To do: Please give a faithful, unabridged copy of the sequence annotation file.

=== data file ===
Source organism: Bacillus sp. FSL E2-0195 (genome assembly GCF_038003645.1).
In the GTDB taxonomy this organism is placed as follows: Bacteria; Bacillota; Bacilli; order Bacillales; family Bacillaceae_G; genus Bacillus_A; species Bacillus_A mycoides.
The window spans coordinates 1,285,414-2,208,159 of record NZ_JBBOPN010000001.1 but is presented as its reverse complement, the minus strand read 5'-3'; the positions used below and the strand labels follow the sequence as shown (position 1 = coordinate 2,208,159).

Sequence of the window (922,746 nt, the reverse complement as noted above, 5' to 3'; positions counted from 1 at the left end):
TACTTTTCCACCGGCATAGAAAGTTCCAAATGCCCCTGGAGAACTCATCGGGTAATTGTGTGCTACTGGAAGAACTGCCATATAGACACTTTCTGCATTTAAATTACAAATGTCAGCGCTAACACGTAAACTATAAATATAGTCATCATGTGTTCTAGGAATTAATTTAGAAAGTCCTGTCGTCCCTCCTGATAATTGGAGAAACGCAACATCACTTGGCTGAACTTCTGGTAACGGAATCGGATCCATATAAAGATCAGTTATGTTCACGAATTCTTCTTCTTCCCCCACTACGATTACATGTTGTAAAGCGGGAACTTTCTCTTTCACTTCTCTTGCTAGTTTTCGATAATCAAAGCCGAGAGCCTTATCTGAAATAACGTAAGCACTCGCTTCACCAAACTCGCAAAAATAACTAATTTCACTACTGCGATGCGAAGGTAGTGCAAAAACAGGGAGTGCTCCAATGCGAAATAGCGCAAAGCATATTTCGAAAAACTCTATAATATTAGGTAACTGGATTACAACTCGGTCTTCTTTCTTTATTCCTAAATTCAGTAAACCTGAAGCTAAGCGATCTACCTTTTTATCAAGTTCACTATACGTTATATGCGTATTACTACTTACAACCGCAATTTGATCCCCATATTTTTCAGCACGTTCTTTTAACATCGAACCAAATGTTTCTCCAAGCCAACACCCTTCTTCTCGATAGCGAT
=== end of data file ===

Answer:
Source organism: Bacillus sp. FSL E2-0195 (genome assembly GCF_038003645.1).
In the GTDB taxonomy this organism is placed as follows: Bacteria; Bacillota; Bacilli; order Bacillales; family Bacillaceae_G; genus Bacillus_A; species Bacillus_A mycoides.
The window spans coordinates 1,285,414-2,208,159 of record NZ_JBBOPN010000001.1 but is presented as its reverse complement, the minus strand read 5'-3'; the positions used below and the strand labels follow the sequence as shown (position 1 = coordinate 2,208,159).

Sequence of the window (922,746 nt, the reverse complement as noted above, 5' to 3'; positions counted from 1 at the left end):
TACTTTTCCACCGGCATAGAAAGTTCCAAATGCCCCTGGAGAACTCATCGGGTAATTGTGTGCTACTGGAAGAACTGCCATATAGACACTTTCTGCATTTAAATTACAAATGTCAGCGCTAACACGTAAACTATAAATATAGTCATCATGTGTTCTAGGAATTAATTTAGAAAGTCCTGTCGTCCCTCCTGATAATTGGAGAAACGCAACATCACTTGGCTGAACTTCTGGTAACGGAATCGGATCCATATAAAGATCAGTTATGTTCACGAATTCTTCTTCTTCCCCCACTACGATTACATGTTGTAAAGCGGGAACTTTCTCTTTCACTTCTCTTGCTAGTTTTCGATAATCAAAGCCGAGAGCCTTATCTGAAATAACGTAAGCACTCGCTTCACCAAACTCGCAAAAATAACTAATTTCACTACTGCGATGCGAAGGTAGTGCAAAAACAGGGAGTGCTCCAATGCGAAATAGCGCAAAGCATATTTCGAAAAACTCTATAATATTAGGTAACTGGATTACAACTCGGTCTTCTTTCTTTATTCCTAAATTCAGTAAACCTGAAGCTAAGCGATCTACCTTTTTATCAAGTTCACTATACGTTATATGCGTATTACTACTTACAACCGCAATTTGATCCCCATATTTTTCAGCACGTTCTTTTAACATCGAACCAAATGTTTCTCCAAGCCAACACCCTTCTTCTCGATAGCGAT